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Lodi vintners oppose proposal for huge coastal appellation

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Posted: Friday, April 6, 2001 10:00 pm

A battle is building over proposed boundaries that could dramatically shift the future of California's wine industry - and leave Lodi's vintners and grape growers as second-class citizens.

Lodi wine leaders are joining others in what they say is a battle to preserve the integrity of California's current system of labeling. At stake, say industry insiders, may be Lodi's growing reputation for quality wines, along with local wine-related revenues and jobs.

The proposal is "potentially so devastating" to local wine and grape interests that the Lodi-Woodbridge Winegrape Commission recently broke from tradition to formally and forcefully oppose it, said Joe A. Cotta, commission chairman.

The skirmish lines are forming over a proposal to group coastal wine growing areas into one monster appellation, or territory.

One fear is that while coastal wineries and growers could prosper under the proposal, those from Lodi and other areas will be relegated to lesser status and consideration.

An overriding criticism: The proposal, by including such a sprawling area, flouts the traditional establishment of an appellation based on distinct local qualities.

A group of 16 California vintners, including the Robert Mondavi Winery, has filed a petition with federal officials to combine the state's three designated coastal winemaking regions into one expansive territory, ranging from Mendocino County south to the Mexican border.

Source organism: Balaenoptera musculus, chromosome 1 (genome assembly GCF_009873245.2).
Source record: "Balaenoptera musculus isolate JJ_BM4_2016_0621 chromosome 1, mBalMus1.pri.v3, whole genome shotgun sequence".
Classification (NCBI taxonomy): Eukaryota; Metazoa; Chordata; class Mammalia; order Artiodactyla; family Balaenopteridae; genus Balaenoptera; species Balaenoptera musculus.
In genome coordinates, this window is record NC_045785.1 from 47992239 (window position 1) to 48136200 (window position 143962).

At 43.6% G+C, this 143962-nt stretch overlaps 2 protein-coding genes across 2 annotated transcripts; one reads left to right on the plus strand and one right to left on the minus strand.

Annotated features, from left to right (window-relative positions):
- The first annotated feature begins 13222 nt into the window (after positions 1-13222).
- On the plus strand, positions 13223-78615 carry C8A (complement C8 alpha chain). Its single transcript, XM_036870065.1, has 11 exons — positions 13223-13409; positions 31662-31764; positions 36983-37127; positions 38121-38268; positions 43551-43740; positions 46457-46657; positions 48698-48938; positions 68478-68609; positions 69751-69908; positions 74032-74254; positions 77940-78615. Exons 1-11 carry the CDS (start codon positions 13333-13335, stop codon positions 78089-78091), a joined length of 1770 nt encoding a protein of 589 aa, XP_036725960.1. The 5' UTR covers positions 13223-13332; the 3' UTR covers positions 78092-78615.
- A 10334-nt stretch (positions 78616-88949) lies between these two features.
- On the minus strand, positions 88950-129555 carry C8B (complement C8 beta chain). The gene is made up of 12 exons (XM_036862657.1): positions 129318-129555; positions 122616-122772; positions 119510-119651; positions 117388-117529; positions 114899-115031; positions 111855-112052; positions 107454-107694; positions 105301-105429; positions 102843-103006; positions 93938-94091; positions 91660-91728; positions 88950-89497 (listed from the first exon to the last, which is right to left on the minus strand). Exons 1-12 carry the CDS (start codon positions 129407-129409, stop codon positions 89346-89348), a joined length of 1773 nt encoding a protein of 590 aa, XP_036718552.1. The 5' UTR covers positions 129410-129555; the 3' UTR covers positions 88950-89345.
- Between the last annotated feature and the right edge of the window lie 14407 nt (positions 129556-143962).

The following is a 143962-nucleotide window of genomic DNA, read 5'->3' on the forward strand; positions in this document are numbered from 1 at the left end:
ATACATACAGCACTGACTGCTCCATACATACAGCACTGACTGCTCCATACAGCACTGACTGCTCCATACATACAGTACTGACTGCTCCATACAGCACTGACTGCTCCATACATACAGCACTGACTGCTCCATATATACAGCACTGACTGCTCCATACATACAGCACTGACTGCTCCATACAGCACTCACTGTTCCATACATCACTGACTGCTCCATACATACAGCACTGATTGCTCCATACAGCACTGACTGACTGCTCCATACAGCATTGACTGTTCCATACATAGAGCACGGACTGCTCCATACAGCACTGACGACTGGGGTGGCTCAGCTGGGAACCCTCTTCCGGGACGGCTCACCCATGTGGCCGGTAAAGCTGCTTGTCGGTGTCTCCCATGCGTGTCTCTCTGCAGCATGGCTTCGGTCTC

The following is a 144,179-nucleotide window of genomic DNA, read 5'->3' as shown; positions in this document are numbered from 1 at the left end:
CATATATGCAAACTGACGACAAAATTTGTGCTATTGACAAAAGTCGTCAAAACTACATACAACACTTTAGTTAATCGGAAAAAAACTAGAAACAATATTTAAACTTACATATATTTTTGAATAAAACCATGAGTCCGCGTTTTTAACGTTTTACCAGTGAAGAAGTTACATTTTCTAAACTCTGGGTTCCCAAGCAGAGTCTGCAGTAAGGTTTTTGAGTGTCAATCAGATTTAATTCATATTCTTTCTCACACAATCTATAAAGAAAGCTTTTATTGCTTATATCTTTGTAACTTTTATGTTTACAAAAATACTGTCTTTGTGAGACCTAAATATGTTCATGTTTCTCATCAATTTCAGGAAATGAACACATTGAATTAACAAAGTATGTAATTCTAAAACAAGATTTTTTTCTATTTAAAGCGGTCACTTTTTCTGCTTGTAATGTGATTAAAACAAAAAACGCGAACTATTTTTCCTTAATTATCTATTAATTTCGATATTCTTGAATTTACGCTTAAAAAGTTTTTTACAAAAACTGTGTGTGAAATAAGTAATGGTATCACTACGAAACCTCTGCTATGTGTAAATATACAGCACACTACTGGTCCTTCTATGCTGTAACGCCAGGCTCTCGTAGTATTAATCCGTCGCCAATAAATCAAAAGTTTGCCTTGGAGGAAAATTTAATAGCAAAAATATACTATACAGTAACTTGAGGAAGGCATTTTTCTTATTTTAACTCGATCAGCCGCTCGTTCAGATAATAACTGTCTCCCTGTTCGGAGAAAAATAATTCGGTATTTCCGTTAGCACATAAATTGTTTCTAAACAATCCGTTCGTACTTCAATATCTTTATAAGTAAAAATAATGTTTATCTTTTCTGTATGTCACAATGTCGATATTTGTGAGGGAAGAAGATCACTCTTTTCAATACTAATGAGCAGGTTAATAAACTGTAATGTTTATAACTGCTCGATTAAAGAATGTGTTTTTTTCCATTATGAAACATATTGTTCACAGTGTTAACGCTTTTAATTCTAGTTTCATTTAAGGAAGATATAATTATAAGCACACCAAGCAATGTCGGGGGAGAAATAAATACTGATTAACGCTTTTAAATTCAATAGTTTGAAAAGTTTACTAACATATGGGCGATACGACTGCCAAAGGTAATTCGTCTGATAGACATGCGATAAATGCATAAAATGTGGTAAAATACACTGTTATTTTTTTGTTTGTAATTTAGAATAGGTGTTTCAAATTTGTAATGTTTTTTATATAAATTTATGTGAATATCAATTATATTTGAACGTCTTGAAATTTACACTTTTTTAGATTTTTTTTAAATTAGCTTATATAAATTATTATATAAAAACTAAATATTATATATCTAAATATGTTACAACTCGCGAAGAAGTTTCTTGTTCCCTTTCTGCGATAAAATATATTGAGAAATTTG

Overall, the new region being proposed would blend 68 unique winemaking areas into a single, mammoth territory comprised of more than 22,000 square miles.

The proposal chafes many wine industry insiders, who point out that federal Alcohol, Tobacco and Firearms rules call for areas to be incorporated into a single region only if they share common soil characteristics, climate and history.

"Obviously the larger a region is, the lower the likelihood that they will share any of these characteristics," said Mark Chandler, executive director of the local winegrape commission. "The region proposed by this petition is so large as to be almost meaningless."

Since its inception, the commission has remained neutral on political issues as required by its charter. But Chandler has sought and received special permission from the state for the commission to take a stand against the petition, an unprecedented move for the group.

As for the potential harm the coastal appellation could bring to Lodi growers, Chandler said it's impossible to tell with any degree of certainty.

"There are no numbers available that are going to tell you what will happen," Chandler said. "But I can tell you that hundreds of growers from Lodi will write against this."

Many in the wine world warn of the consequences such a change would portend for areas like Lodi, since it would be left out of the new appellation, which would contain the majority of the state's most highly regarded wine producing regions.